A Parliament of Robespierres

Maria Miller, the Culture Secretary, has quit.

Let me tell you a story. Many years ago, when I was a trainee reporter, a colleague got into terrible trouble with her expenses. She was taken to one side by a senior editor and told that she would have to amend her ways. Or else. She was claiming too little.

In those days, trainee reporters were paid next to nothing, certainly not enough to live on, a bit like interns today. Their more senior colleagues weren’t paid much either. And this was the days of indecently high taxation.

So everyone claimed on expenses to make up the gap. She was expected to keep up with the rest. Her expenses would be signed off by someone senior, without quibble or receipts. Otherwise one of the money men further up the paper would notice, and wonder why, if she was getting by spending so little, everyone else was spending more.

You will appreciate the parallel.

The unspeakable and largely unspoken truth is that a salary of about £65,000 is not enough to live on if you aspire to the sort of lifestyle that MPs can reasonably expect, and if we are to attract applicants of the calibre that can do the job. A home in their constituency for their families, somewhere within reach of Parliament to vote. Or a home in London, should they represent a constituency there, likewise sufficient for a reasonable family life

It can’t be done on £65,000. It can’t. But this sounds like a king’s ransom in some of the more benighted parts of the UK, economically, where the minimum wage is what you get. If you are lucky enough to have a job.

So the convention grew up that senior MPs would take their newly-arrived colleagues to one side and explain how to make up the gap. This little fiddle, this little break. The trouble with institutionalising corruption is that it is not easy to see how far the boundaries of what is acceptable should extend. This way lies duck houses.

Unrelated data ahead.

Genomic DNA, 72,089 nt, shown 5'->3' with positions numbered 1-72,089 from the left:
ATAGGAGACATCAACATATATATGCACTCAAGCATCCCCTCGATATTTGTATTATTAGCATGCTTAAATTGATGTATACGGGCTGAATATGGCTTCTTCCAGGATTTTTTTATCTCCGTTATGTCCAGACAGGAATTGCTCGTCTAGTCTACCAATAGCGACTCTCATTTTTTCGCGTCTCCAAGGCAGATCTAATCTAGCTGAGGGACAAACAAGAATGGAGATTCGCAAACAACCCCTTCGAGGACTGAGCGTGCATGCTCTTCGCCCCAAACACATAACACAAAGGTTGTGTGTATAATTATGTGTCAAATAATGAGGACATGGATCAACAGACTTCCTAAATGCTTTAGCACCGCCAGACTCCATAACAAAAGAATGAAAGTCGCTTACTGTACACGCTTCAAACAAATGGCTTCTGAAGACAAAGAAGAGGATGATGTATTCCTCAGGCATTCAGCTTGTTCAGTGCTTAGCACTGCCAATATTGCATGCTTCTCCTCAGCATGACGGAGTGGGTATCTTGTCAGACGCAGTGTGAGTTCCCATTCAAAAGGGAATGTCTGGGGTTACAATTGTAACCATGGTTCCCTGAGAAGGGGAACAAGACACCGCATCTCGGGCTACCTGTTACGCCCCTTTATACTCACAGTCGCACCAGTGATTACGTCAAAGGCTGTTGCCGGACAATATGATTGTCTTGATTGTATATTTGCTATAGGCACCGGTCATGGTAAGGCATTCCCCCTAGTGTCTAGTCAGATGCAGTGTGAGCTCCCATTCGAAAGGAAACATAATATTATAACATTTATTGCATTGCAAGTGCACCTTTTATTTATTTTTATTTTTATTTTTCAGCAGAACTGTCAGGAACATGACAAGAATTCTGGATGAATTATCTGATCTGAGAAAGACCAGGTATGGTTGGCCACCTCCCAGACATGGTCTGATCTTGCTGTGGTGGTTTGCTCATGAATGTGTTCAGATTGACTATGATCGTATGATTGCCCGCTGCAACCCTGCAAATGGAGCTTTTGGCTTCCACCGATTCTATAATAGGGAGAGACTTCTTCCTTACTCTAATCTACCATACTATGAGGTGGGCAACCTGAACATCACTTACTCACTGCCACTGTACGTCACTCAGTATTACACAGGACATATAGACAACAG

The game is up. They will have to get by on £65,000 plus whatever they can legally claim.

What MPs need, to attract the right sort who can cope with the complexities of new legislation and the rest of what is a fairly pressured job if you are doing it well, is… ooh, £130,000. To pluck a figure out of the air. This will not play well in those economically benighted constituencies. And you can imagine the reaction of certain sections of the press if MPs voted to double their salaries.

So it won’t happen. The concern is that you will end up with a Parliament of Robespierres. Single issue fanatics. People prepared to give up any expectation of a normal family life in exchange for the sheer joy of ordering the country around. (There are a few of those in Parliament now.) And idiots and incompetents unable to find a job at that salary anywhere else.

(Robespierre was one of the leaders of the French Revolution, a demagogue known for his incorruptibility, his fanaticism, a fondness for power and a willingness to do anything in its furtherance. It did not end well. Not for him either.)

We are a fair way down that road already.

Game of Thrones